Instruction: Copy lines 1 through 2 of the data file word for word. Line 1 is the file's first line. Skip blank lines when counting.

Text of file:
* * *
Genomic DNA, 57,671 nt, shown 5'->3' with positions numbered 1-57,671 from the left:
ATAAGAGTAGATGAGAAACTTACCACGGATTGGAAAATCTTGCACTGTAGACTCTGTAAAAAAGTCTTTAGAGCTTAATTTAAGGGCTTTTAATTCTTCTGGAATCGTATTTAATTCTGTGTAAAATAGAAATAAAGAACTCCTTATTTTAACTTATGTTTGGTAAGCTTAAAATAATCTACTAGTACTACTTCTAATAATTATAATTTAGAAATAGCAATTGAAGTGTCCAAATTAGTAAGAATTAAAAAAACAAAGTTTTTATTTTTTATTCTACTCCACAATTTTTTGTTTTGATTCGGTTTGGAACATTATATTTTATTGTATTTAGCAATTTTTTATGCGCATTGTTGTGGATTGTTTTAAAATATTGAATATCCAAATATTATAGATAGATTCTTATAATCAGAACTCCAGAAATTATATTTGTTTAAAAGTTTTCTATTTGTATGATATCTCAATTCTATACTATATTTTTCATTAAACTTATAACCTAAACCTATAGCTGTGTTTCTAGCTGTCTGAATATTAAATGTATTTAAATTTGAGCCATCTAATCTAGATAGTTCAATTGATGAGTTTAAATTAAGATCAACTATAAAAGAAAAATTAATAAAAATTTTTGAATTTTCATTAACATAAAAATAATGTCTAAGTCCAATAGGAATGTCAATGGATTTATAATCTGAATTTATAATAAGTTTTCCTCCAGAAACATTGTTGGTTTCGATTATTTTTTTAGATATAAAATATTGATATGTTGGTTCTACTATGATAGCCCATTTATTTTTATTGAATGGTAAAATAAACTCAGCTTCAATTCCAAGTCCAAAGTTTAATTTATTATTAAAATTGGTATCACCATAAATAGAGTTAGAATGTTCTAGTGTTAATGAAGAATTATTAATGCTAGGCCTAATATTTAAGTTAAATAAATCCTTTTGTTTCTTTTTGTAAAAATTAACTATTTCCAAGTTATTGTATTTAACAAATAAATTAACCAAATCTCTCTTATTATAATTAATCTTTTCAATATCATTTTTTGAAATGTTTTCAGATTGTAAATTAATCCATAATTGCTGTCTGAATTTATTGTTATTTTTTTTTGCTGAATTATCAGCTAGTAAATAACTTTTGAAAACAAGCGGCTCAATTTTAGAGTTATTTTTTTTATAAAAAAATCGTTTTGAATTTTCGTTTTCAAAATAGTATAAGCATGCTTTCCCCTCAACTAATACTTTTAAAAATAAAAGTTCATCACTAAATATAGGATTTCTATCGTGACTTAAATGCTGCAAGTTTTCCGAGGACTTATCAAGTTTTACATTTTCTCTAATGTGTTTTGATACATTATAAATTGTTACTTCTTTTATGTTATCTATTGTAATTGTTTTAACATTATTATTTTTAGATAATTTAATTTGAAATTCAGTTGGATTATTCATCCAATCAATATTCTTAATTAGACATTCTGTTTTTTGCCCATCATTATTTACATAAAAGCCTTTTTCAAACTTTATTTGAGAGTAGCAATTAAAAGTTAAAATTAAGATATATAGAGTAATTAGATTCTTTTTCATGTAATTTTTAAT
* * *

Genomic DNA, 57,671 nt, shown 5'->3' with positions numbered 1-57,671 from the left:
ATAAGAGTAGATGAGAAACTTACCACGGATTGGAAAATCTTGCACTGTAGACTCTGTAAAAAAGTCTTTAGAGCTTAATTTAAGGGCTTTTAATTCTTCTGGAATCGTATTTAATTCTGTGTAAAATAGAAATAAAGAACTCCTTATTTTAACTTATGTTTGGTAAGCTTAAAATAATCTACTAGTACTACTTCTAATAATTATAATTTAGAAATAGCAATTGAAGTGTCCAAATTAGTAAGAATTAAAAAAACAAAGTTTTTATTTTTTATTCTACTCCACAATTTTTTGTTTTGATTCGGTTTGGAACATTATATTTTATTGTATTTAGCAATTTTTTATGCGCATTGTTGTGGATTGTTTTAAAATATTGAATATCCAAATATTATAGATAGATTCTTATAATCAGAACTCCAGAAATTATATTTGTTTAAAAGTTTTCTATTTGTATGATATCTCAATTCTATACTATATTTTTCATTAAACTTATAACCTAAACCTATAGCTGTGTTTCTAGCTGTCTGAATATTAAATGTATTTAAATTTGAGCCATCTAATCTAGATAGTTCAATTGATGAGTTTAAATTAAGATCAACTATAAAAGAAAAATTAATAAAAATTTTTGAATTTTCATTAACATAAAAATAATGTCTAAGTCCAATAGGAATGTCAATGGATTTATAATCTGAATTTATAATAAGTTTTCCTCCAGAAACATTGTTGGTTTCGATTATTTTTTTAGATATAAAATATTGATATGTTGGTTCTACTATGATAGCCCATTTATTTTTATTGAATGGTAAAATAAACTCAGCTTCAATTCCAAGTCCAAAGTTTAATTTATTATTAAAATTGGTATCACCATAAATAGAGTTAGAATGTTCTAGTGTTAATGAAGAATTATTAATGCTAGGCCTAATATTTAAGTTAAATAAATCCTTTTGTTTCTTTTTGTAAAAATTAACTATTTCCAAGTTATTGTATTTAACAAATAAATTAACCAAATCTCTCTTATTATAATTAATCTTTTCAATATCATTTTTTGAAATGTTTTCAGATTGTAAATTAATCCATAATTGCTGTCTGAATTTATTGTTATTTTTTTTTGCTGAATTATCAGCTAGTAAATAACTTTTGAAAACAAGCGGCTCAATTTTAGAGTTATTTTTTTTATAAAAAAATCGTTTTGAATTTTCGTTTTCAAAATAGTATAAGCATGCTTTCCCCTCAACTAATACTTTTAAAAATAAAAGTTCATCACTAAATATAGGATTTCTATCGTGACTTAAATGCTGCAAGTTTTCCGAGGACTTATCAAGTTTTACATTTTCTCTAATGTGTTTTGATACATTATAAATTGTTACTTCTTTTATGTTATCTATTGTAATTGTTTTAACATTATTATTTTTAGATAATTTAATTTGAAATTCAGTTGGATTATTCATCCAATCAATATTCTTAATTAGACATTCTGTTTTTTGCCCATCATTATTTACATAAAAGCCTTTTTCAAACTTTATTTGAGAGTAGCAATTAAAAGTTAAAATTAAGATATATAGAGTAATTAGATTCTTTTTCATGTAATTTTTAAT